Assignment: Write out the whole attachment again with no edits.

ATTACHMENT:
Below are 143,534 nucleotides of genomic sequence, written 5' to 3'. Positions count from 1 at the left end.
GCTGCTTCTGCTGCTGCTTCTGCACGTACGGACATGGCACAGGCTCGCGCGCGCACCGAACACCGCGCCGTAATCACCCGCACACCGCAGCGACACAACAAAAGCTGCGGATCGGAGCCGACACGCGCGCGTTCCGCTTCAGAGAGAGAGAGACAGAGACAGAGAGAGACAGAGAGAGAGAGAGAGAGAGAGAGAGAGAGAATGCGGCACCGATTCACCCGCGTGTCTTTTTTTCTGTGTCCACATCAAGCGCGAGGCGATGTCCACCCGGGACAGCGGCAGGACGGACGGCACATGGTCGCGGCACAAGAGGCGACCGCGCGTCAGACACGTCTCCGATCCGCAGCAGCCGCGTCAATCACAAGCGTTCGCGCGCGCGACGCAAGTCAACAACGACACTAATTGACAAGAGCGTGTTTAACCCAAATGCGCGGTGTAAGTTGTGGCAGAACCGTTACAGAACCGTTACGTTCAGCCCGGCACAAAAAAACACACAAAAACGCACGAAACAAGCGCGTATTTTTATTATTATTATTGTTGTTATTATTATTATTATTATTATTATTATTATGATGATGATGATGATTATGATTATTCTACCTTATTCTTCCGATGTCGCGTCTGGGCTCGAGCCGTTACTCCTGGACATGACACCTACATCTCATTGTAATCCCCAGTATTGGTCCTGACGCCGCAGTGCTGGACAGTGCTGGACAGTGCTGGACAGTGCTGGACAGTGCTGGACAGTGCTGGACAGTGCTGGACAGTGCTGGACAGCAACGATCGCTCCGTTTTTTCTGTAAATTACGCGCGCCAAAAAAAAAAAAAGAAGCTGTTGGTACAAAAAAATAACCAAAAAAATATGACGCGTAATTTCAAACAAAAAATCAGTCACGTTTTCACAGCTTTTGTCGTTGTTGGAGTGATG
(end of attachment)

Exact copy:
Below are 143,534 nucleotides of genomic sequence, written 5' to 3'. Positions count from 1 at the left end.
GCTGCTTCTGCTGCTGCTTCTGCACGTACGGACATGGCACAGGCTCGCGCGCGCACCGAACACCGCGCCGTAATCACCCGCACACCGCAGCGACACAACAAAAGCTGCGGATCGGAGCCGACACGCGCGCGTTCCGCTTCAGAGAGAGAGAGACAGAGACAGAGAGAGACAGAGAGAGAGAGAGAGAGAGAGAGAGAGAGAATGCGGCACCGATTCACCCGCGTGTCTTTTTTTCTGTGTCCACATCAAGCGCGAGGCGATGTCCACCCGGGACAGCGGCAGGACGGACGGCACATGGTCGCGGCACAAGAGGCGACCGCGCGTCAGACACGTCTCCGATCCGCAGCAGCCGCGTCAATCACAAGCGTTCGCGCGCGCGACGCAAGTCAACAACGACACTAATTGACAAGAGCGTGTTTAACCCAAATGCGCGGTGTAAGTTGTGGCAGAACCGTTACAGAACCGTTACGTTCAGCCCGGCACAAAAAAACACACAAAAACGCACGAAACAAGCGCGTATTTTTATTATTATTATTGTTGTTATTATTATTATTATTATTATTATTATTATGATGATGATGATGATTATGATTATTCTACCTTATTCTTCCGATGTCGCGTCTGGGCTCGAGCCGTTACTCCTGGACATGACACCTACATCTCATTGTAATCCCCAGTATTGGTCCTGACGCCGCAGTGCTGGACAGTGCTGGACAGTGCTGGACAGTGCTGGACAGTGCTGGACAGTGCTGGACAGTGCTGGACAGTGCTGGACAGCAACGATCGCTCCGTTTTTTCTGTAAATTACGCGCGCCAAAAAAAAAAAAAGAAGCTGTTGGTACAAAAAAATAACCAAAAAAATATGACGCGTAATTTCAAACAAAAAATCAGTCACGTTTTCACAGCTTTTGTCGTTGTTGGAGTGATG